The video game industry is known for providing countless hours of fun to millions and millions of gamers. It’s pretty easy for fans to forget the business side that comes along with making these fantastical worlds and competitive experiences. Today, we are reminded just how messy the business side of the gaming industry can be from a sticky situation involving Rockstar Games.
The publisher behind mega-hit titles Grand Theft Auto V and Red Dead Redemption 2 has been accused of dodging corporate tax for the better part of a decade. This news comes out of Tax Watch UK who runs investigative reports on large corporations who found that Rockstar, across all of their branches, paid no income tax between 2009 and 2018. The official statement from Tax Watch UK is as follows:
This report also raises questions as to whether an appropriate amount of profit has been allocated to the UK companies involved in the game’s development. Seven active companies based in the UK using the Take-Two and Rockstar names declared a total profit before tax of £47.3m in the UK between 2013 and 2018. However, over the same period, we estimated the operating profit of games published by Rockstar to be in the region of $5 billion. It is our opinion that a more appropriate allocation of profit between the US and UK would have resulted in substantially more profit being allocated to the UK. This would have meant that Rockstar North would not be eligible for a payable tax credit. Instead, Take-Two and the Rockstar companies should have had a substantial tax liability in the UK.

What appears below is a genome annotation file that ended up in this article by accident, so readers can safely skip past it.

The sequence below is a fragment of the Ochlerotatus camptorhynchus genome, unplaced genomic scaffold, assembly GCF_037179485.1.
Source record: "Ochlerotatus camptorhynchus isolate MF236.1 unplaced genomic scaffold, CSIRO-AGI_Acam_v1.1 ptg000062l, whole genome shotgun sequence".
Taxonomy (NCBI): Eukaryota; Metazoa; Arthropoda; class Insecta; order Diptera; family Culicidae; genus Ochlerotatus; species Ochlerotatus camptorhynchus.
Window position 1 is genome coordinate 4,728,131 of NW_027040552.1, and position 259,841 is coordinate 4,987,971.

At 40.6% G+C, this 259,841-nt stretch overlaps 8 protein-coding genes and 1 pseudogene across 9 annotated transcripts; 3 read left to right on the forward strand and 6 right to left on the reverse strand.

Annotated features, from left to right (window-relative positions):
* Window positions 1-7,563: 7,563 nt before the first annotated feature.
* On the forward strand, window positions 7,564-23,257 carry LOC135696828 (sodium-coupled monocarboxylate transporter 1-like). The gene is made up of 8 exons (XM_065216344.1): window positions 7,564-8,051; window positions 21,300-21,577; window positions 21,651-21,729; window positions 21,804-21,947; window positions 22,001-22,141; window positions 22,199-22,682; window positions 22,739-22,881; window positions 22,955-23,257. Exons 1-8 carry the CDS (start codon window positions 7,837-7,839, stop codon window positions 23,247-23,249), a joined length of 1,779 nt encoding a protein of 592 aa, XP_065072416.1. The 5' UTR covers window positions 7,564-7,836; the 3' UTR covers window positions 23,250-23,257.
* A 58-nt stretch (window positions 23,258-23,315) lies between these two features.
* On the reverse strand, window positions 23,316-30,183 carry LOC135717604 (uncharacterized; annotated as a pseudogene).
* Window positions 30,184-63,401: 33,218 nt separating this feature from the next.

The avoidance of tax in the UK is only compounded by the fact that Rockstar North took advantage of a tax credit that relieved them of £70m worth of taxes between 2013 and 2018. They were able to gain this credit by stating that GTA is “culturally British” in nature, allowing them to receive payment. Tax Watch UK provided the following conclusion in their report.
We do not believe that this division of profits can be justified under the so-called ‘arm’s length’ standard found in international tax law. There is no evidence that HMRC has challenged this set-up or that Take-Two … has acted illegally. However, it is open for HMRC to challenge the allocation of profit under the transfer pricing system and we urge them to investigate this case urgently.
The HMRC is the governing body that would have control over the fate of Rockstar games here. We will have to wait and see how this situation unfolds going forward.